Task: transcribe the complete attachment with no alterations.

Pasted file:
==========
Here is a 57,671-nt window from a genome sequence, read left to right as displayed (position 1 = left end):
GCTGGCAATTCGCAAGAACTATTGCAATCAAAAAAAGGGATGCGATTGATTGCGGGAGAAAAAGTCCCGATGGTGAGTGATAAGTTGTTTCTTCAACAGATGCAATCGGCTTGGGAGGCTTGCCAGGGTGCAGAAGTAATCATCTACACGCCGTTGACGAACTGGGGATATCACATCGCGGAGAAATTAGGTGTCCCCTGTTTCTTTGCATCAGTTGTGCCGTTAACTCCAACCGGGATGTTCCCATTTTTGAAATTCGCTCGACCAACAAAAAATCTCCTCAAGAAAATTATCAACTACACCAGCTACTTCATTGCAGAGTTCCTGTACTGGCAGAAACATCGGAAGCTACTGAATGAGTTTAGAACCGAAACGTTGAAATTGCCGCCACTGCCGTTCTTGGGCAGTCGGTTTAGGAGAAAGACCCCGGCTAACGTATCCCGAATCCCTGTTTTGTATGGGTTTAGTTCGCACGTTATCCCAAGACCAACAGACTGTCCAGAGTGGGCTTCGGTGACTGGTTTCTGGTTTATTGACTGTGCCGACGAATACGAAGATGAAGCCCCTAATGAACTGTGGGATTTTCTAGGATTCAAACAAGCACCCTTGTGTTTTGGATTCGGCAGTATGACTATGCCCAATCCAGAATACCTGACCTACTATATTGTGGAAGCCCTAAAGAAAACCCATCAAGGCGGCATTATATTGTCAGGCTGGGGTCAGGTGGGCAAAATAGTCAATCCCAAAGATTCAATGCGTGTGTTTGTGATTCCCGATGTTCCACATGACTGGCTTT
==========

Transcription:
Here is a 57,671-nt window from a genome sequence, read left to right as displayed (position 1 = left end):
GCTGGCAATTCGCAAGAACTATTGCAATCAAAAAAAGGGATGCGATTGATTGCGGGAGAAAAAGTCCCGATGGTGAGTGATAAGTTGTTTCTTCAACAGATGCAATCGGCTTGGGAGGCTTGCCAGGGTGCAGAAGTAATCATCTACACGCCGTTGACGAACTGGGGATATCACATCGCGGAGAAATTAGGTGTCCCCTGTTTCTTTGCATCAGTTGTGCCGTTAACTCCAACCGGGATGTTCCCATTTTTGAAATTCGCTCGACCAACAAAAAATCTCCTCAAGAAAATTATCAACTACACCAGCTACTTCATTGCAGAGTTCCTGTACTGGCAGAAACATCGGAAGCTACTGAATGAGTTTAGAACCGAAACGTTGAAATTGCCGCCACTGCCGTTCTTGGGCAGTCGGTTTAGGAGAAAGACCCCGGCTAACGTATCCCGAATCCCTGTTTTGTATGGGTTTAGTTCGCACGTTATCCCAAGACCAACAGACTGTCCAGAGTGGGCTTCGGTGACTGGTTTCTGGTTTATTGACTGTGCCGACGAATACGAAGATGAAGCCCCTAATGAACTGTGGGATTTTCTAGGATTCAAACAAGCACCCTTGTGTTTTGGATTCGGCAGTATGACTATGCCCAATCCAGAATACCTGACCTACTATATTGTGGAAGCCCTAAAGAAAACCCATCAAGGCGGCATTATATTGTCAGGCTGGGGTCAGGTGGGCAAAATAGTCAATCCCAAAGATTCAATGCGTGTGTTTGTGATTCCCGATGTTCCACATGACTGGCTTT